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NDSU, Sisseton Wahpeton College presidents sign agreement to better serve American Indian students

The agreement will allow American Indian students from Sisseton Wahpeton College to earn a four-year degree in emergency management, criminal justice, sociology or political science at North Dakota State University.

Two men seated at a table smile while shaking hands
Sisseton Wahpeton College President Lane Azure, left, and North Dakota State University President David Cook shake hands on Wednesday, Nov. 30, 2022, after signing an agreement aimed at increasing opportunities for American Indian students to receive a four-year degree.
Contributed / Justin Eiler
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FARGO — The presidents of North Dakota State University in Fargo and Sisseton Wahpeton College in Sisseton, South Dakota, have an agreement designed to strengthen the opportunity for American Indian students to earn a four-year degree.

The agreement, signed by NDSU President David Cook and SWC President Lane Azure on Wednesday, Nov. 30, creates a social science career pathway between the two schools.

It will allow American Indian students from SWC to earn a four-year degree in emergency management, criminal justice, sociology or political science at NDSU.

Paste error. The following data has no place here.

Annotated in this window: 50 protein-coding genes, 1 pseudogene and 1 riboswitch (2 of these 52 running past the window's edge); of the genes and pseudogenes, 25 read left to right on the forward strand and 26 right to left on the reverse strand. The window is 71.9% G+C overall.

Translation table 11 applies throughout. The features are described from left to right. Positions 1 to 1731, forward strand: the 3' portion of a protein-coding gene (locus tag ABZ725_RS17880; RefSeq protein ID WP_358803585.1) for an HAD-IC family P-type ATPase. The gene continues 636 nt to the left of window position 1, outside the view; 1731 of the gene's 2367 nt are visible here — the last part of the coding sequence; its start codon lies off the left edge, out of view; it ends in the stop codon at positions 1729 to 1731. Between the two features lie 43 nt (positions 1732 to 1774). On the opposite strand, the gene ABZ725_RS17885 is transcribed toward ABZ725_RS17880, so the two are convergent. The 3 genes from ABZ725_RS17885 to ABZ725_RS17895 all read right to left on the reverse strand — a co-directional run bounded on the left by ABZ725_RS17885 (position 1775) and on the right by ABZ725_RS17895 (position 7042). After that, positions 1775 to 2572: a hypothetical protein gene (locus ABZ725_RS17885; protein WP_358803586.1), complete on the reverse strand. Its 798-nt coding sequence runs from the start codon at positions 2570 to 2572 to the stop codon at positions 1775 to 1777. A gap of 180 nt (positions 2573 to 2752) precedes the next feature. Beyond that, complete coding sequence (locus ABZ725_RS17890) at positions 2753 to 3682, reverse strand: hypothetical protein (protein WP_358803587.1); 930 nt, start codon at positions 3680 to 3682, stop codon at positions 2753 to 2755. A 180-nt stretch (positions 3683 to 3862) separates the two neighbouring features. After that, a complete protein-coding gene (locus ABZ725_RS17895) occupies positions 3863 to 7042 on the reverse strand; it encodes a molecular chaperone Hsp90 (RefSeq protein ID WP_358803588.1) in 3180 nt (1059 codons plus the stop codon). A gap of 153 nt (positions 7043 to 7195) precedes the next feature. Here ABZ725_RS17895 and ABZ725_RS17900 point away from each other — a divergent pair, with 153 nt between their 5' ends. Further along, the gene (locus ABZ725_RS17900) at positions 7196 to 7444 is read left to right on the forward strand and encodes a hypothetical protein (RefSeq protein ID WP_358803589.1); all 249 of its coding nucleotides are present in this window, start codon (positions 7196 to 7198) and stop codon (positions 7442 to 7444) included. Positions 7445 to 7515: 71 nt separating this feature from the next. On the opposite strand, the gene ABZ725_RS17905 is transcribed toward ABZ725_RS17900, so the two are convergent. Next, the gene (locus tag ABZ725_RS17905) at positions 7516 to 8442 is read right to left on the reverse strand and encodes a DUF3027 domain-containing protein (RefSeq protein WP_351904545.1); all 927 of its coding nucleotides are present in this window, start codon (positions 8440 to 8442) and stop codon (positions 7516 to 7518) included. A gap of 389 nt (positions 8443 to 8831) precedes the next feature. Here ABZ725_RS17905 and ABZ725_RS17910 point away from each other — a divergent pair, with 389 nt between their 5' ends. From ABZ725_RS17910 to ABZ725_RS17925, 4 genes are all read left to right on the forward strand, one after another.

"Our goal is to provide a high quality, low cost education and cultural experience with the intention of having students graduate with little to no debt,” Azure said.

Under the agreement, SWC students who receive their two-year behavioral science associate degree, meet criteria for the major and submit an application will be accepted without further review.

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The two institutions will work collaboratively to make the new opportunity known to students who may be eligible, an NDSU news release said.

Cook said, as a land-grant institution, NDSU is always looking for ways to make education more accessible.

“This agreement provides opportunity and access for American Indian students to easily transfer to NDSU and continue their learning in social sciences to earn a bachelor’s degree,” Cook said.

The agreement will benefit students and both institutions by establishing a new pathway to two-year and four-year degrees, the release said.

Huebner is a 35+ year veteran of broadcast and print journalism in Fargo-Moorhead.
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